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Divorces mark the end of a marriage and mean that either party is welcome to marry again. On the other hand, the term separation tends to refer to a couple who are splitting up but weren’t necessarily married. It may also refer to couples who do not want to be together but do not necessarily want to end their marriage at that point; it is an indicator that they are no longer living together.
Separation and the family home
Whether a couple divorces or separates is extremely personal and will depend entirely on family circumstances at the time. Being married and separating instead of divorcing may actually more beneficial to both parties, as they may retain benefits such as private healthcare or maybe leaving the gate open for reconciliation.
Separation is a good first option for married couples to consider if they are unsure of divorce. However, it needs to be discussed thoroughly – in particular, when it comes to what to do with the family home.
Will I get 50% of the family property?
How much you will receive if you decide to sell your house following a separation is not always as easy as a 50/50 split. Different factors will be taken into consideration, such as the amount of money each partner has put into the property, how the deed reads, and any details based upon when you bought the home.
Sometimes it is possible for couples to agree on how a property is split upon separation. However, solicitors and the courts can decide on a fair outcome for you if this cannot happen. What must be remembered, however, is that cohabiting couples do not have the same legal rights to property as a married or civil partnership couple. Legally, cohabiting couples have no financial responsibility to one another after a separation; only if children are involved.
Laws surrounding unmarried couples and separation are complex and most legal professionals deal with the facts from each couple on a case by case basis.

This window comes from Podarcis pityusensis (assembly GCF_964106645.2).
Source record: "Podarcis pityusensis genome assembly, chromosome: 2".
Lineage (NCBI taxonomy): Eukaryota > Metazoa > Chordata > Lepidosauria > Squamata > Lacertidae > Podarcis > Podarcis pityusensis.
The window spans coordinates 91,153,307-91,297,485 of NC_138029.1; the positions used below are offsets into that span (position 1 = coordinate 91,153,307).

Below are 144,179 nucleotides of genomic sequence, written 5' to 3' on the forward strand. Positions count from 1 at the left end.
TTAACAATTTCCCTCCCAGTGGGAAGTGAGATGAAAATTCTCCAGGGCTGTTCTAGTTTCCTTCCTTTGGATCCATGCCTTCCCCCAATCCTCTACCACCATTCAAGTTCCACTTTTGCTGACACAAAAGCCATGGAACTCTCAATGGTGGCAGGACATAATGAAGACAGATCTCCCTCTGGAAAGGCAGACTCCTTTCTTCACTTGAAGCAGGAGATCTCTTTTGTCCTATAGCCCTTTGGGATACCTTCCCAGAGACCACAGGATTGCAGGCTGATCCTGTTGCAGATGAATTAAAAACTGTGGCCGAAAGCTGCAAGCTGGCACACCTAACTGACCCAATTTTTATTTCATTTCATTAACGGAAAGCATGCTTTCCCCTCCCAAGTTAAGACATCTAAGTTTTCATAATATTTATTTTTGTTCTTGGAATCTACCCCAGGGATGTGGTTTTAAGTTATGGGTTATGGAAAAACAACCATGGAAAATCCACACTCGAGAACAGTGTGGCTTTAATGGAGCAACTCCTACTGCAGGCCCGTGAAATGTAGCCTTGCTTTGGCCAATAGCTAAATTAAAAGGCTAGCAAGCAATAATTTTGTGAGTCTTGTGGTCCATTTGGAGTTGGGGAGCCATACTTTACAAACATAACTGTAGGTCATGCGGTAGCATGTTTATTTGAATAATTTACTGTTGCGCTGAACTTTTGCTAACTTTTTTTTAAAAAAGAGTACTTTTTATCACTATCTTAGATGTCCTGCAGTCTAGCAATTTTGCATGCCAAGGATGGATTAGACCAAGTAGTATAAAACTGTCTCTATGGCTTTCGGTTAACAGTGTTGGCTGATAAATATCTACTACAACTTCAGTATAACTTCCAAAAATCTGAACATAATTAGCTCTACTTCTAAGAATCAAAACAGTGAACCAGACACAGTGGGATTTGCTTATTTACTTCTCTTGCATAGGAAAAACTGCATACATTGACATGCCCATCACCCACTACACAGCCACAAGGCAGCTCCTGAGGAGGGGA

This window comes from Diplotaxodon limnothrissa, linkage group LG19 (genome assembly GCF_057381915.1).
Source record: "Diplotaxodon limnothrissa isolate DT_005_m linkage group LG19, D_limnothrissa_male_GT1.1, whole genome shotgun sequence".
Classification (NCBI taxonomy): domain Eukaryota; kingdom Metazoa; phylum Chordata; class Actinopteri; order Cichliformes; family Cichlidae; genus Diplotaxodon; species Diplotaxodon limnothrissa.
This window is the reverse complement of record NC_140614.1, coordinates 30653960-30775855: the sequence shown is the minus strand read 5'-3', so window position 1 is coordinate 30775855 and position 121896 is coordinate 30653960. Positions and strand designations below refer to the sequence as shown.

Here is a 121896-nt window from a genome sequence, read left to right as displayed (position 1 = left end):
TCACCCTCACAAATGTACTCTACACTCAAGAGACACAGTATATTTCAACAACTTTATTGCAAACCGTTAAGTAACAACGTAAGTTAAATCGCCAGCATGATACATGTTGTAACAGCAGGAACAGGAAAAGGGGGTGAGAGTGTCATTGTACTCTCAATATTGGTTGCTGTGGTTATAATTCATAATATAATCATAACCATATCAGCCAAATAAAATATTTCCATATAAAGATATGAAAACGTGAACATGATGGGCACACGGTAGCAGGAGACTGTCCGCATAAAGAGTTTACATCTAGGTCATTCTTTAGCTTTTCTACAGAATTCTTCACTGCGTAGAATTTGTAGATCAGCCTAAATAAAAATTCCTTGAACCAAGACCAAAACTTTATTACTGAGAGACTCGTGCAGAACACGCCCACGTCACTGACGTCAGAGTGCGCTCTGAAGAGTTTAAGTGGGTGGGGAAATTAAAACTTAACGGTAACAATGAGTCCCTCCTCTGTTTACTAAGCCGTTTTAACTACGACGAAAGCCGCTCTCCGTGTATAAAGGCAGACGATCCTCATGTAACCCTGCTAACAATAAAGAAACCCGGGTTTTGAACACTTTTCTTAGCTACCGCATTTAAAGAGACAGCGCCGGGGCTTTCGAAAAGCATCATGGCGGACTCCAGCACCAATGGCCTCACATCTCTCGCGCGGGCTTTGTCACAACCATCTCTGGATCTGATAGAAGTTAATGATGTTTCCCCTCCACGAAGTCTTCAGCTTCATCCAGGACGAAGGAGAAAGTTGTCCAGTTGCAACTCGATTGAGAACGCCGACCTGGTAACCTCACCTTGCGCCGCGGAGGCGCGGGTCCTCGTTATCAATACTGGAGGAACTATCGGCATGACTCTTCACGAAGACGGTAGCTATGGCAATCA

Some unmarried couples have cohabited for years and, even if one partner legally owns the house the other may be entitled to claim if a ‘trust’ has arisen. A trust refers to a partner making financial contributions such as paying the mortgage, paying for an extension or new windows. In short, trust is when a couple has an implied agreement relating to a property that is shown through behavioural or financial contributions.
Even if one partner is not on the title deeds of a home, or if decisions and agreements have only been verbal, both partners can be beneficiaries of a trust. No legal paperwork needs to be completed for there to be trust – hence making them a complicated area of the law. If separating partners cannot agree on the division of assets (including property) then the guidance of solicitors and court proceedings may need to be considered.
Around one in four people cohabiting with a partner believe they have the same legal protection as married or civil partnership couples. However, with more and more unmarried couples living together in the UK, cohabitation agreements are becoming commonplace.
A cohabitation agreement allows couples to define who owns what and how you would split your property and other assets should you split up. It can also set out how you and your partner will manage the day to day finances whilst cohabiting and eradicate the need for any lengthy legal proceedings should the relationship break down.